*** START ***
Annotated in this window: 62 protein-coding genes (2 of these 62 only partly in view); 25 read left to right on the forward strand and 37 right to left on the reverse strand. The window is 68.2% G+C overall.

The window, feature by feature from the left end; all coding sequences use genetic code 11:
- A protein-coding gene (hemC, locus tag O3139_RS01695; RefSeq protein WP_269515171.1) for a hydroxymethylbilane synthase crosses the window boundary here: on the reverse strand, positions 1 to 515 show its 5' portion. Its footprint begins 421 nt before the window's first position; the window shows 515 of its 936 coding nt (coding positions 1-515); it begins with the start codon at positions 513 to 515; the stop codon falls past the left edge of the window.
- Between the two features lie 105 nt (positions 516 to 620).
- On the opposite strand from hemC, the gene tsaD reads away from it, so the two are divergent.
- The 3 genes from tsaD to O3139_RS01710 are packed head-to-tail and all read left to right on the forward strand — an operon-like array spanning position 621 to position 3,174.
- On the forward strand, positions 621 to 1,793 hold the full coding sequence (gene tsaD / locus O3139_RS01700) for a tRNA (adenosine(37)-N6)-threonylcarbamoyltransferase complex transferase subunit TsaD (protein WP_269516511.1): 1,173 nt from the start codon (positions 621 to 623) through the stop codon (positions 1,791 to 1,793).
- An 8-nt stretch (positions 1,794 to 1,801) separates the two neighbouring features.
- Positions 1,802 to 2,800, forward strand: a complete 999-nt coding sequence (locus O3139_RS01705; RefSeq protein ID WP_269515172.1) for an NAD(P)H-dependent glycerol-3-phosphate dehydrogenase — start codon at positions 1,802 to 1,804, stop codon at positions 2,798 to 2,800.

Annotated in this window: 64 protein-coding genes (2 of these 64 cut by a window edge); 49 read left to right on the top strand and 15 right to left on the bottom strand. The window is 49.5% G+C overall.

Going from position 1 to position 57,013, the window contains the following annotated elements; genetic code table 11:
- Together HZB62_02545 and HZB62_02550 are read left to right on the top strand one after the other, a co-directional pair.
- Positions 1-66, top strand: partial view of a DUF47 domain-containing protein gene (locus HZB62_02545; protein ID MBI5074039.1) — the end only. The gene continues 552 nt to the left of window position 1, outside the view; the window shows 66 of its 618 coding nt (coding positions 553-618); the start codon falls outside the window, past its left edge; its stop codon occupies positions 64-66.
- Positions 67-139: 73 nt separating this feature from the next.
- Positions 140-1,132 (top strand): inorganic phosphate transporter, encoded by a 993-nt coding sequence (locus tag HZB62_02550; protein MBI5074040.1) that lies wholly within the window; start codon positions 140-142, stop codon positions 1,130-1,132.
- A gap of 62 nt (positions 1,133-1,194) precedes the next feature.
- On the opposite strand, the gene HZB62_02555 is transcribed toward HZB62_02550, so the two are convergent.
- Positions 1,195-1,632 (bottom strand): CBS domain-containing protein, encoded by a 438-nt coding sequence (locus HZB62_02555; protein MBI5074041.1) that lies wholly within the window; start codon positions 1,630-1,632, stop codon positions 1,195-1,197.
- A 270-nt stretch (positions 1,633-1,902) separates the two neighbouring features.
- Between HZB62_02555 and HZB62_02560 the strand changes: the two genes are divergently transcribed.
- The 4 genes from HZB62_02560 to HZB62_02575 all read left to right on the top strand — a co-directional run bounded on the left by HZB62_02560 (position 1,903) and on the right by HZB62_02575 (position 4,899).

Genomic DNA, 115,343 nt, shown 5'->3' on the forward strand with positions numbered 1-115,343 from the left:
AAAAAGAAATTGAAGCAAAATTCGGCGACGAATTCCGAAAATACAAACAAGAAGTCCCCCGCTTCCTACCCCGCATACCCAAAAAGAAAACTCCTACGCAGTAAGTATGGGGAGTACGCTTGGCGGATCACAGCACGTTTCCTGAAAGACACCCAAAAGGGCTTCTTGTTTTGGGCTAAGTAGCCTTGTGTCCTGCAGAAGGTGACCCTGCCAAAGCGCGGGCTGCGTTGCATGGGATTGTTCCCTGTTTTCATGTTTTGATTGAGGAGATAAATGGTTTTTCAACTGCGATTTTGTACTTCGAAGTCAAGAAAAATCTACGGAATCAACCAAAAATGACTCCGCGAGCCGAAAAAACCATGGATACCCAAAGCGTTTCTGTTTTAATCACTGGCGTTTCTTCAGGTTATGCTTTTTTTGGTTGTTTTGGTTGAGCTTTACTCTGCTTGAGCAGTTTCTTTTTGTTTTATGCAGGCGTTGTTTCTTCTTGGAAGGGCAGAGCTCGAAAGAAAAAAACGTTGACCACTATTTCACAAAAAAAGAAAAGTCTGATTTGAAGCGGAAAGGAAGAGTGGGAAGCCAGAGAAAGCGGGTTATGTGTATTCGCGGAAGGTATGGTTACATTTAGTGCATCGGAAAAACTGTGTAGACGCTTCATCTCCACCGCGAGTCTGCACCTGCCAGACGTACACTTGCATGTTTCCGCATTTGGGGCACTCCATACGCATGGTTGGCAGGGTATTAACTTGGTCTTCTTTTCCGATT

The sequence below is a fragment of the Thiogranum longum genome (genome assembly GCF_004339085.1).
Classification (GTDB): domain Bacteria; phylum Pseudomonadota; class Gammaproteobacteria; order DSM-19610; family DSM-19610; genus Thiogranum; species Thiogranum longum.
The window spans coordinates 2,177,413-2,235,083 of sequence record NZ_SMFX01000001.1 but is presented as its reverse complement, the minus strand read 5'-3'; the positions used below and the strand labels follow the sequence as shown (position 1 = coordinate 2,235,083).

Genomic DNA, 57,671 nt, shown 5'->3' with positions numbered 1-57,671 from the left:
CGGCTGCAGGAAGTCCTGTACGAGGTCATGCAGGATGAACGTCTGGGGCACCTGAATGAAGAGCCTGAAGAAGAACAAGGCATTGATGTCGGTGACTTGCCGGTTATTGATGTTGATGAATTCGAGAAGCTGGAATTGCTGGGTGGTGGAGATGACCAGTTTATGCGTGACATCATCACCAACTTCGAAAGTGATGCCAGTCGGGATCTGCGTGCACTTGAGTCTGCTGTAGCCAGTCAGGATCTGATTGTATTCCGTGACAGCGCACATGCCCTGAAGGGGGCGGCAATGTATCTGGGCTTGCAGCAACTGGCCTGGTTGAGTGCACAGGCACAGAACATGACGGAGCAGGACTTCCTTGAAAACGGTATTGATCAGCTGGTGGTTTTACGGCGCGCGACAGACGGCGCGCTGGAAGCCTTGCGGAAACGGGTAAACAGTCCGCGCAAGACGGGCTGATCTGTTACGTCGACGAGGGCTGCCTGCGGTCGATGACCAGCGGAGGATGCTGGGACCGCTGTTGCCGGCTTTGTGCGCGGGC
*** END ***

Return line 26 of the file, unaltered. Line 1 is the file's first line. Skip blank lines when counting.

The window spans coordinates 2,177,413-2,235,083 of sequence record NZ_SMFX01000001.1 but is presented as its reverse complement, the minus strand read 5'-3'; the positions used below and the strand labels follow the sequence as shown (position 1 = coordinate 2,235,083).